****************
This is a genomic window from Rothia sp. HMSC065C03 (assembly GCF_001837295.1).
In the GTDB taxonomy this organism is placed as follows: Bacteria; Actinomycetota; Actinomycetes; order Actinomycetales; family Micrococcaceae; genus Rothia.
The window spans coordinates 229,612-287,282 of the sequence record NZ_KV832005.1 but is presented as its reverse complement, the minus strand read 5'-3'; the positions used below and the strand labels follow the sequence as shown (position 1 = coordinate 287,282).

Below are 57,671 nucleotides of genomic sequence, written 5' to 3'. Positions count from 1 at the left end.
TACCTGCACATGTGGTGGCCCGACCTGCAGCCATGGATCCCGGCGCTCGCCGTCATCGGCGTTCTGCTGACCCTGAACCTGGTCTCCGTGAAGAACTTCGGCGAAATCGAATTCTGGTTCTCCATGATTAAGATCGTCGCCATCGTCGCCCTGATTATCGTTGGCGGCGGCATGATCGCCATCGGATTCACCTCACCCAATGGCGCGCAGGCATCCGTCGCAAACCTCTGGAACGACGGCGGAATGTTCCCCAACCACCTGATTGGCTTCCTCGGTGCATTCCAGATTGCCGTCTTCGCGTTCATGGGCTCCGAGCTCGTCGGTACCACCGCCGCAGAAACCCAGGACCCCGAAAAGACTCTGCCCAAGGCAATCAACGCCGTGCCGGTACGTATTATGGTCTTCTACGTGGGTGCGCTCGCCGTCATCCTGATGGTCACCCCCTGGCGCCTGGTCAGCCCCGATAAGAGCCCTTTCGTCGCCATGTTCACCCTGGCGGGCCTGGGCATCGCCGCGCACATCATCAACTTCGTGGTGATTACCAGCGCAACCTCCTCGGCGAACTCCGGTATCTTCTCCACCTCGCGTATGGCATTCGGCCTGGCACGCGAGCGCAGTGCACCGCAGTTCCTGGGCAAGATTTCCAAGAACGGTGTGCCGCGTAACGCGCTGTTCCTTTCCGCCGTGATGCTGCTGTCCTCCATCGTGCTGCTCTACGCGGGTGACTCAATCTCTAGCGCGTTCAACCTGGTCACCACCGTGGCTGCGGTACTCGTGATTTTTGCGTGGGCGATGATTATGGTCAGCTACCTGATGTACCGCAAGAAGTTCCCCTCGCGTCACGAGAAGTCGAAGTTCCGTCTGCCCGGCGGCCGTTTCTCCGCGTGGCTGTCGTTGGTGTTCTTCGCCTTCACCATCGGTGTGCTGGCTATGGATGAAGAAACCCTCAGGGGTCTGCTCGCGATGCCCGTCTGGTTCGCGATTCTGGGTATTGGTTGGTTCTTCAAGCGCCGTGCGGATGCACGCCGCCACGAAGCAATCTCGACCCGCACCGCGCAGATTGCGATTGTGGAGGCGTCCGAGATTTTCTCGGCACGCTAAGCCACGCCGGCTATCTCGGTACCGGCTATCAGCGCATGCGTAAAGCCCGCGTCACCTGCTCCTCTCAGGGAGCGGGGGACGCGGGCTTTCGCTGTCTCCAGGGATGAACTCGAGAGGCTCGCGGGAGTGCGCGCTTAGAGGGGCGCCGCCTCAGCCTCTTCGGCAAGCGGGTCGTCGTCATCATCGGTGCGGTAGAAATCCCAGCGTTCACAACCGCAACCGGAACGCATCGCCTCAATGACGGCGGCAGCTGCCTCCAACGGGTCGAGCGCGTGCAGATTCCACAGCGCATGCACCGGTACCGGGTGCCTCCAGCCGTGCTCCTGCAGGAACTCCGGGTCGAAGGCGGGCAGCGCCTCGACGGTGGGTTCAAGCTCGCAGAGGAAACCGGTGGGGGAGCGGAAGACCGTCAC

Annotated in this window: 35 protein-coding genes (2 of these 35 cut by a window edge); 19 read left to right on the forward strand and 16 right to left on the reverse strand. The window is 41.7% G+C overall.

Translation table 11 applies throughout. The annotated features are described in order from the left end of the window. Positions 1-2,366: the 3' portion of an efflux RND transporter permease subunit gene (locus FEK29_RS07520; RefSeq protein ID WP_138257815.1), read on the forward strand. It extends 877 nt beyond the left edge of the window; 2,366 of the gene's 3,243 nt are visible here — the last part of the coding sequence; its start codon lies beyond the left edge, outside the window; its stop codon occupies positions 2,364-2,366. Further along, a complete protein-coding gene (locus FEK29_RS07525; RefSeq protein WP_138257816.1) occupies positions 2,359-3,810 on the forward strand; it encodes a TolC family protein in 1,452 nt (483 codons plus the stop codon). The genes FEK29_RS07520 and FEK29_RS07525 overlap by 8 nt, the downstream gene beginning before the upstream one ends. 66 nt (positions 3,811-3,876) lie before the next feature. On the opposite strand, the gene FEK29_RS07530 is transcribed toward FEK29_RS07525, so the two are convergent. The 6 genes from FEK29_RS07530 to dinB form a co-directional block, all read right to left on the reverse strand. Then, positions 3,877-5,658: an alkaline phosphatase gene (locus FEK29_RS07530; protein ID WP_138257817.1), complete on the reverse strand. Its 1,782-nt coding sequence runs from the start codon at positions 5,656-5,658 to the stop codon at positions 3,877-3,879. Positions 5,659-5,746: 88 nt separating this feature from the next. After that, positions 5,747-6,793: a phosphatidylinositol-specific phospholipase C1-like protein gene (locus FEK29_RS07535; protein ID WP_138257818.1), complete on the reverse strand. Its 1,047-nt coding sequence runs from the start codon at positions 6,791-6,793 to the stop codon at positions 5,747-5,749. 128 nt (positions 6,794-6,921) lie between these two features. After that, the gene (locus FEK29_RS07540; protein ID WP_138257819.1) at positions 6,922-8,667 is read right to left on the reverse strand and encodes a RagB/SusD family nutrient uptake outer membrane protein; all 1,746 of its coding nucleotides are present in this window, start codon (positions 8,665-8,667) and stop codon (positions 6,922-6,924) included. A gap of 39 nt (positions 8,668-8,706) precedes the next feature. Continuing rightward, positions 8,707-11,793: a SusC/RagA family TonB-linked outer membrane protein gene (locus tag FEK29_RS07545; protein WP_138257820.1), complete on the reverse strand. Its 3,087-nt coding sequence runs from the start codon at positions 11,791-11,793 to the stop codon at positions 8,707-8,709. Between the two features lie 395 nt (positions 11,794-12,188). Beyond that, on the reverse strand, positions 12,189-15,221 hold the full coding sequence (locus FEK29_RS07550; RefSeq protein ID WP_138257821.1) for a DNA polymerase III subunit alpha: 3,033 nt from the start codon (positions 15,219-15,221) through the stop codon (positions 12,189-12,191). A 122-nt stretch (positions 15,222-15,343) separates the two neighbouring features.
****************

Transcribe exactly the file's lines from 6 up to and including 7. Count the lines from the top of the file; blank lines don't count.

Annotated in this window: 35 protein-coding genes (2 of these 35 cut by a window edge); 19 read left to right on the forward strand and 16 right to left on the reverse strand. The window is 41.7% G+C overall.

Translation table 11 applies throughout. The annotated features are described in order from the left end of the window. Positions 1-2,366: the 3' portion of an efflux RND transporter permease subunit gene (locus FEK29_RS07520; RefSeq protein ID WP_138257815.1), read on the forward strand. It extends 877 nt beyond the left edge of the window; 2,366 of the gene's 3,243 nt are visible here — the last part of the coding sequence; its start codon lies beyond the left edge, outside the window; its stop codon occupies positions 2,364-2,366. Further along, a complete protein-coding gene (locus FEK29_RS07525; RefSeq protein WP_138257816.1) occupies positions 2,359-3,810 on the forward strand; it encodes a TolC family protein in 1,452 nt (483 codons plus the stop codon). The genes FEK29_RS07520 and FEK29_RS07525 overlap by 8 nt, the downstream gene beginning before the upstream one ends. 66 nt (positions 3,811-3,876) lie before the next feature. On the opposite strand, the gene FEK29_RS07530 is transcribed toward FEK29_RS07525, so the two are convergent. The 6 genes from FEK29_RS07530 to dinB form a co-directional block, all read right to left on the reverse strand. Then, positions 3,877-5,658: an alkaline phosphatase gene (locus FEK29_RS07530; protein ID WP_138257817.1), complete on the reverse strand. Its 1,782-nt coding sequence runs from the start codon at positions 5,656-5,658 to the stop codon at positions 3,877-3,879. Positions 5,659-5,746: 88 nt separating this feature from the next. After that, positions 5,747-6,793: a phosphatidylinositol-specific phospholipase C1-like protein gene (locus FEK29_RS07535; protein ID WP_138257818.1), complete on the reverse strand. Its 1,047-nt coding sequence runs from the start codon at positions 6,791-6,793 to the stop codon at positions 5,747-5,749. 128 nt (positions 6,794-6,921) lie between these two features. After that, the gene (locus FEK29_RS07540; protein ID WP_138257819.1) at positions 6,922-8,667 is read right to left on the reverse strand and encodes a RagB/SusD family nutrient uptake outer membrane protein; all 1,746 of its coding nucleotides are present in this window, start codon (positions 8,665-8,667) and stop codon (positions 6,922-6,924) included. A gap of 39 nt (positions 8,668-8,706) precedes the next feature. Continuing rightward, positions 8,707-11,793: a SusC/RagA family TonB-linked outer membrane protein gene (locus tag FEK29_RS07545; protein WP_138257820.1), complete on the reverse strand. Its 3,087-nt coding sequence runs from the start codon at positions 11,791-11,793 to the stop codon at positions 8,707-8,709. Between the two features lie 395 nt (positions 11,794-12,188). Beyond that, on the reverse strand, positions 12,189-15,221 hold the full coding sequence (locus FEK29_RS07550; RefSeq protein ID WP_138257821.1) for a DNA polymerase III subunit alpha: 3,033 nt from the start codon (positions 15,219-15,221) through the stop codon (positions 12,189-12,191). A 122-nt stretch (positions 15,222-15,343) separates the two neighbouring features.